Last October, Pine Island Cranberry welcomed some of the members and staff of New Jersey Audubon for a tour of the harvest and some of the selected sites for one of our favorite projects: the quail restoration initiative.
From the NJ Audubon link above:
Recognizing the outstanding forest and land management practices at the Pine Island Cranberry site, NJ Audubon initiated discussion about a Northern Bobwhite restoration effort. These discussions included engaging several partners, starting with Pine Island Cranberry Company and Forester Bob Williams, but then quickly expanding to include Dr. Chris Williams from the University of Delaware, Dr. Theron Terhune at the Tall Timbers Research Station and Land Conservancy and Dave Golden with the NJ Division of Fish and Wildlife. While Pine Island Cranberry and Bob Williams had been working diligently for several years on forest stewardship, Dr. Williams had been bringing students to the site to survey birds and other wildlife and was involved in a study of captive rearing and release techniques for quail at a site outside of NJ. NJ Audubon was also aware of the research efforts and depth of knowledge on quail conservation at the Tall Timbers Research Station. Through mutual friends NJA connected all the dots and arranged for Tall Timbers leading quail biologist to come visit with us and tour the Pine Island Cranberry property. Following that site visit and discussions about projects in nearby states, the decision was made to add the Pine Island site in New Jersey to a multi-state initiative to re-establish Northern Bobwhite in the Mid-Atlantic States. New Jersey will have the unique focus of releasing wild quail to the Pine Island Cranberry Property. Other aspects of the multi-state project include testing methods of raising and rearing captive bred quail in other states participating in the initiative, however no captive bred quail will be release in the NJ study.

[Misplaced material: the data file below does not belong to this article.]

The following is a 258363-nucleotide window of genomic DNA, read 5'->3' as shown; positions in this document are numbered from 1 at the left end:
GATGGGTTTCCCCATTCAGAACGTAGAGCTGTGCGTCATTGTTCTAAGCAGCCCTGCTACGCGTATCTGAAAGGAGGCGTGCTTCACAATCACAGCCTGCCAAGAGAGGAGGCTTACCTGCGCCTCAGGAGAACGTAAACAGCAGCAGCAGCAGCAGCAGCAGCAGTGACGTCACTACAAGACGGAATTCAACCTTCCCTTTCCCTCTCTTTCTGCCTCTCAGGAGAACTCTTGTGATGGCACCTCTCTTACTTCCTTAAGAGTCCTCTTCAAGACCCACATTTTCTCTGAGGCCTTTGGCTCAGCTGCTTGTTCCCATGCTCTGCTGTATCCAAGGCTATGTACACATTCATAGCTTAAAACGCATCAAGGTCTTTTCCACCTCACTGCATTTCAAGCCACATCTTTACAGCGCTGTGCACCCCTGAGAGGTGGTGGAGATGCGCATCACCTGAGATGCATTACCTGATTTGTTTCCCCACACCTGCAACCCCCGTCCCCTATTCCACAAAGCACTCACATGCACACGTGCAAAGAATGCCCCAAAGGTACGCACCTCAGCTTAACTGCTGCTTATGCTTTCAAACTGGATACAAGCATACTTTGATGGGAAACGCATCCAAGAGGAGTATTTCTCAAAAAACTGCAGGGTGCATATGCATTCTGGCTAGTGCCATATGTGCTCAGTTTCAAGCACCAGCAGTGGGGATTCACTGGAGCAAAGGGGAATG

On Wednesday, NJ Audubon, Tall Timbers, and Bob Williams arrived to release the first 80 quail (captured earlier this week in Georgia) on Pine Island property!
The quail have been radio-tagged for monitoring and will be tracked via transmitter for the next three years. “We will monitor reproductive success: if they nest, where they nest and how many chicks hatch out,” says University of Delaware grad student Will Macaluso.
“This is significant because this is the first time in twenty years that this has been tried in New Jersey,” says John Cecil of NJ Audubon. “The habitat here is exceptional, the way it’s supposed to be.”
“The heyday for quail in Florida and Georgia is right now with higher densities than ever,” says Theron Terhune of Tall Timbers. “Where management is done and done right, we can bring them back.”